- Has three levels of correction – warning tone, gentle vibration, and 15 levels of static correction from mild to painful
- Collar synchs with remote control quickly and easily
- Remote control and collar also work as a walkie talkie so you can be a voice in your dog’s ear
- Packaged with contacts for dogs with less of a coat or those who are extra furry
- Includes an adjustable collar
Getting ready to use the collar
Polly is a small dog, so when I was unpacking the Motorola Scout I realized that the collar was very, very big. She’s an extra small on a good day, so I was glad that the collar had several holes to adjust for size and you can cut off the extra strap.
The collar also comes with several metal contacts. They look like small nails and you choose your size depending on your dog’s coat. My dog has a very short coat, so changing the metal contacts wasn’t necessary.
To use the Scout trainer, just take the pet collar unit and turn it on, then hit the pair key and wait for the remote control unit to detect the pet collar. You’ll see a message on the LCD screen indicating your device is paired. If you have more than one pet, you can have multiple collars hooked up to your remote control unit. I used the same collar for both dogs.
The most important thing to remember when using a training collar is you have it fitted on your dog’s neck properly. I wasn’t planning on using the static correction with my dogs, or using only a very mild static correction, but I still had to have it perfectly adjusted to their necks. Polly also has a huge roll of skin under her neck, so I placed the collar at the back of her neck instead of underneath. With Cleo, I put it underneath her neck.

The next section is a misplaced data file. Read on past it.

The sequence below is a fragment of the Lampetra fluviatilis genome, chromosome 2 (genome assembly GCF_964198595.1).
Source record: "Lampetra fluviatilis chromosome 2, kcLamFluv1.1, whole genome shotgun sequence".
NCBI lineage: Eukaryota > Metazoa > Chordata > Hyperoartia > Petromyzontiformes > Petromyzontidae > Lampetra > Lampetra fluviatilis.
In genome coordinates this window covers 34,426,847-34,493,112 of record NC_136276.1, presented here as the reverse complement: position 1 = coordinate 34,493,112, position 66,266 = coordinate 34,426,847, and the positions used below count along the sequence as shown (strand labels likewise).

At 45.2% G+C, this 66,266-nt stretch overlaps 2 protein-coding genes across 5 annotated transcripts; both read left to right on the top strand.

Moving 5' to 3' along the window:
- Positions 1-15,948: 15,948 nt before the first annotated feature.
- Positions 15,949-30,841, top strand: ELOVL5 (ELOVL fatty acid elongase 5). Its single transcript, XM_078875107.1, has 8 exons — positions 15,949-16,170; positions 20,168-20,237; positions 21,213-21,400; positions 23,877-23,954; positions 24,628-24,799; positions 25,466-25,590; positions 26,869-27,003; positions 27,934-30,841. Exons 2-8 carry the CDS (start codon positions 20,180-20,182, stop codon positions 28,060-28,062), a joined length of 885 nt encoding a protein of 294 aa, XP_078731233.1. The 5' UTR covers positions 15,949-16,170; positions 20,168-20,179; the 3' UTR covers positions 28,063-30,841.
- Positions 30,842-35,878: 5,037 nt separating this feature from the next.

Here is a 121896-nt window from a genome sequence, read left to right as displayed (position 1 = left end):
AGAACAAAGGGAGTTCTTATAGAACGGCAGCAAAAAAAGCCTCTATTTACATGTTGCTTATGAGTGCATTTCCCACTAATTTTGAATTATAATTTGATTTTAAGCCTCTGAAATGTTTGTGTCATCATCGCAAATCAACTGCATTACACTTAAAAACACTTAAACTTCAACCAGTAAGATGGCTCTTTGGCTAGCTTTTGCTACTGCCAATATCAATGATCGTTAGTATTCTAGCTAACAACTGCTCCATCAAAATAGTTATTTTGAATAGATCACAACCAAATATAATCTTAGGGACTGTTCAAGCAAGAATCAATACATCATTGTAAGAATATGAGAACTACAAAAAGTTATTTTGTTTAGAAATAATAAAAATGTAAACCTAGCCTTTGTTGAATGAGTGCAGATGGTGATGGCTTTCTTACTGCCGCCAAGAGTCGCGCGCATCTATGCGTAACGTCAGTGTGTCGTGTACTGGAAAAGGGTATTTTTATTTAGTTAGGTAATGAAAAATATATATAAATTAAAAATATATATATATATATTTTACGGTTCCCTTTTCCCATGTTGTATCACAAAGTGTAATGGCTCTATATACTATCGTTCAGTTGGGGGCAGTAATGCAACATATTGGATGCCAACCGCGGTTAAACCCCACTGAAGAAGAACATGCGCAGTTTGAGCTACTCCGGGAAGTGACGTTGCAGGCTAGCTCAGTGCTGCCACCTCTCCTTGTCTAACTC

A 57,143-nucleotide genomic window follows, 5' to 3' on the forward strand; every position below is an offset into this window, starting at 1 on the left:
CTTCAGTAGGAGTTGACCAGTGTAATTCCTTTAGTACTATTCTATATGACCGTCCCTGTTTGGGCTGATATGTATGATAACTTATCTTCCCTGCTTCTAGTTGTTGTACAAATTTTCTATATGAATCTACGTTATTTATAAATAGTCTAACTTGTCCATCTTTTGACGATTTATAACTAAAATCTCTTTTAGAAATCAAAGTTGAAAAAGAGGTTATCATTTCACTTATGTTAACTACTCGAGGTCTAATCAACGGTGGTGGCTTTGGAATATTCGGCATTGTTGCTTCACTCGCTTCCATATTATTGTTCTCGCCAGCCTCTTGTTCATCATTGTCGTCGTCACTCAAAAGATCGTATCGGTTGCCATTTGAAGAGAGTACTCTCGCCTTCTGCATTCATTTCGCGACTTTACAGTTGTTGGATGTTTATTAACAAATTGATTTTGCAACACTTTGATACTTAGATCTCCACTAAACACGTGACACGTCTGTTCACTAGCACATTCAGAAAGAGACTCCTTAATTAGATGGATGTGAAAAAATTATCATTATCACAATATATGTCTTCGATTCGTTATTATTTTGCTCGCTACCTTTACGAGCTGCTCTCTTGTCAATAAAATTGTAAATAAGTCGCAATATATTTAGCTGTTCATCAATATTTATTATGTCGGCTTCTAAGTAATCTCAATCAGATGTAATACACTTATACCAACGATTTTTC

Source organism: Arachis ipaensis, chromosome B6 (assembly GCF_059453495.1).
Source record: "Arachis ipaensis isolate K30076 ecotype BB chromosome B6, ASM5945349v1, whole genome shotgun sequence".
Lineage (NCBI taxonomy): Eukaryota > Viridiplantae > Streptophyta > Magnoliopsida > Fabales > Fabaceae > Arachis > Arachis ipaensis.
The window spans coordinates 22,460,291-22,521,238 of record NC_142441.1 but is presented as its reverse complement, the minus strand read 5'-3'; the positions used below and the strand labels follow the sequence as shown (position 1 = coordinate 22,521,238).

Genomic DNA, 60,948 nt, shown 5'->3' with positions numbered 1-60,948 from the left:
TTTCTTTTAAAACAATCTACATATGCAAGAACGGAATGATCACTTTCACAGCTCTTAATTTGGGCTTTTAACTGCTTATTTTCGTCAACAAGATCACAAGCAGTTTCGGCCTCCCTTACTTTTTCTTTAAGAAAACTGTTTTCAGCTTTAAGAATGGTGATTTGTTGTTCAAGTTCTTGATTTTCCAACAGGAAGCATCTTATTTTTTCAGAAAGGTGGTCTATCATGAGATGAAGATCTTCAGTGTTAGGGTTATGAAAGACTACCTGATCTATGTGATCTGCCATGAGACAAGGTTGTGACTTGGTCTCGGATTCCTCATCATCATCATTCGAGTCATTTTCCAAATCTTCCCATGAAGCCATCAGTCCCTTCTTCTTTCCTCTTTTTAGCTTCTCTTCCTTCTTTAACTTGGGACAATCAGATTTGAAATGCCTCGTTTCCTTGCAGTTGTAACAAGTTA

I did notice in the booklet that came along with the Motorola Scout said not to put the collar off to the side, but it worked for me. Every dog is different, so you’ll have to experiment to find the perfect position for your dog.
Once your collar is on and adjusted to your dog’s neck, you can begin training. With Polly, my main goal was to get her to stay. By having her understand stay, I’d stop her from running out the door and potentially injuring herself in our street.
Before I got started, I bought a huge bag of small dog treats. Positive reinforcement when training a dog is just as important as correction, so I had the treats to say ‘Good Dog!’ and the collar to let her know when she hasn’t made the right choice.